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Primary Schools Set To Lose Significant Amount Of Capitation Money As Parents Opposes Proposal To Raise Fees Under CBC




Primary Schools Set To Lose Significant Amount Of Capitation Money As Parents Opposes Proposal To Raise Fees Under CBC

Primary schools are set to lose a significant amount of capitation money, which the government intends to redirect to secondary schools for junior high.

The transfer of Standard 7 and 8 to junior high will result in a decrease in both population and revenue at primary schools.

Secondary schools will be a population and financial powerhouse at the same time, controlling upwards of Sh100 billion per year. The first batch of CBC students is expected to enter junior secondary school in 2023.




In effect, a national school with 1,000 students will control up to Sh100 million in capitation and direct fees paid by students each year.
The 1,000 figure represents the national average for the number of students in most schools.

Heads of extra county and county schools with the same population will have up to Sh80 million in their control.

Subcounty schools, also known as day schools, will have the smallest budget of about Sh22 million per year. The number of students entering secondary school is expected to double in the first year of the new curriculum.

According to a Star analysis of the CBC's impact on funding for free primary and secondary education, the new curriculum cuts both ways. Primary schools will be underfunded, while secondary schools will be heavily rewarded.




The greatest shift will occur in 2023 when secondary schools will see a double intake. Those entering secondary school will be the CBC's pioneer class – currently in Grade 5 – and the second-to-last cohort of students under 8-4-4.

KNBS data reveals that this will include 1.32 million candidates taking the second-to-last KCPE examination under the 8-4-4 system, as well as 1.24 million students from the pioneer class of CBC who will be entering junior high.

The projected population in secondary school in 2023 will be 5.56 million students.

This means that secondary schools will now have five classes instead of the current four. They will also receive an additional Sh27 billion to cover the costs of the CBC class.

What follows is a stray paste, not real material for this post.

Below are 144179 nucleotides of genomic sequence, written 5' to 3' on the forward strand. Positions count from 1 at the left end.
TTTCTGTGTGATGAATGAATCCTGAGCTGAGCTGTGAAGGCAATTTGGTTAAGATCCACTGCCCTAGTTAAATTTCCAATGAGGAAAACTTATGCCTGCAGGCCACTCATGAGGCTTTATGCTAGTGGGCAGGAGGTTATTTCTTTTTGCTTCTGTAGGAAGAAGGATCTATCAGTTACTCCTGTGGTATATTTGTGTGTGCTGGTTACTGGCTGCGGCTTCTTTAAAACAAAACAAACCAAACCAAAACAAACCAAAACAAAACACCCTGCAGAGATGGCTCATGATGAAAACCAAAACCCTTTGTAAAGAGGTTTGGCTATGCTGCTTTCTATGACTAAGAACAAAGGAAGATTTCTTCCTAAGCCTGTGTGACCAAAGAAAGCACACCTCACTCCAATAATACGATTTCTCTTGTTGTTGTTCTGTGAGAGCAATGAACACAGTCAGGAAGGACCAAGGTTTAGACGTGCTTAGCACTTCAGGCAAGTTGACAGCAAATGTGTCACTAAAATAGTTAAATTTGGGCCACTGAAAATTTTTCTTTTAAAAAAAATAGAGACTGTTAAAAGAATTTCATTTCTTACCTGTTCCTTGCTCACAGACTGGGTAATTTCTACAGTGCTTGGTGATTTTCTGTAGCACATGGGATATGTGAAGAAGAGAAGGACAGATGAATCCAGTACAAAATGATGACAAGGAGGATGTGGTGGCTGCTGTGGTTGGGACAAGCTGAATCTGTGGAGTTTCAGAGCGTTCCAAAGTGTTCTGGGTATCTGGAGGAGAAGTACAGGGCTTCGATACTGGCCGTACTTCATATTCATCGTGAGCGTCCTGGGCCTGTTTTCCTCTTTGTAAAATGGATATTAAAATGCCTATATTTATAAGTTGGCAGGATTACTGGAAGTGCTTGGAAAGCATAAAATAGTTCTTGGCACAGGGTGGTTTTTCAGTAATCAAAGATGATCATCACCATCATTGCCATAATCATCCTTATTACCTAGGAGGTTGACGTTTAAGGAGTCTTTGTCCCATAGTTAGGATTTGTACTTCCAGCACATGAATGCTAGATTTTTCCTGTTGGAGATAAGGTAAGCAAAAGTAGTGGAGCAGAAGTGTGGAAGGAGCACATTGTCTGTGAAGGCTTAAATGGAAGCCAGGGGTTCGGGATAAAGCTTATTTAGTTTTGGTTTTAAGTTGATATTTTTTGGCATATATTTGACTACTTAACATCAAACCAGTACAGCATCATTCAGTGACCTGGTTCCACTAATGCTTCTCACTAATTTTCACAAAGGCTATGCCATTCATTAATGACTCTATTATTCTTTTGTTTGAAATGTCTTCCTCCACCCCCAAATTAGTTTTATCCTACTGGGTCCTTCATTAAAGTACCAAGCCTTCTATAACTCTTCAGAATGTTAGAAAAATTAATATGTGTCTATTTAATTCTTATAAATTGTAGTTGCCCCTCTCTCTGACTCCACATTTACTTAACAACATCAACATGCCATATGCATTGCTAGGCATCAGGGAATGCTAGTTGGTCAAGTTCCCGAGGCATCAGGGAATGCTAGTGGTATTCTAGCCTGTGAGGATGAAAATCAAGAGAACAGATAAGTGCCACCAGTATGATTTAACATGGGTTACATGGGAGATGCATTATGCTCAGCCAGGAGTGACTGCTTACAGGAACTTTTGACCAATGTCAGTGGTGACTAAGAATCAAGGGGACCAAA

On the other hand, the number of students enrolled in primary schools will fall from 10 million to around 7.5 million. This will be the lowest enrollment in a decade for primary schools.
According to education experts, if the transition is not well managed, it could paralyze operations in both primary and secondary schools.
Johnson Nzioka, chairman of the Kenya Primary School Heads Association, argued on Wednesday that with revenue in primary schools declining, the institutions may face a crisis in meeting operational costs.

He suggested that the primary school capitation be reviewed to ensure a smooth transition, noting that the amount currently provided is insufficient to cover school operations.




This is due to the fact that the government has not reviewed primary school enrollment since 2003 when the Mwai Kibaki-led government implemented Free Primary Education.

On Tuesday, Elimu Yetu national coordinator Joseph Wasikhongo questioned the government's willingness to provide extra capitation in secondary schools under the CBC.

Kenya Secondary Heads Association (KESHA) chairman Indimuli Kahi said on Tuesday that schools have been operating on shoestring budgets since the government implemented the 100% transition policy.
As a result, despite the increase in capitation provided to institutions, the schools will be put under a lot of strain as the population grows.




He stated that the increase in capitation will cater for the operation of schools, as it has been low in 8-4-4, even though the population in some schools is set to increase by as many as 500 students, which will be detrimental if the institutions are not prepared.

Kahi went on to say that schools might be forced to raise the amount of direct fees students pay in order to fund other operations.
Nicholas Maiyo, chairman of the National Parents Association, called on the government on Tuesday to ensure proper planning as the transition approaches.

However, Maiyo opposes the proposal to raise fees under the CBC to cover any additional demands that may arise.
“Already, parents are under immense pressure in primary school. The fees in secondary schools is over the roof, suggesting a further increase will be detrimental to parents. Education should be accessible to the rich and poor in equal measures,” Maiyo said.

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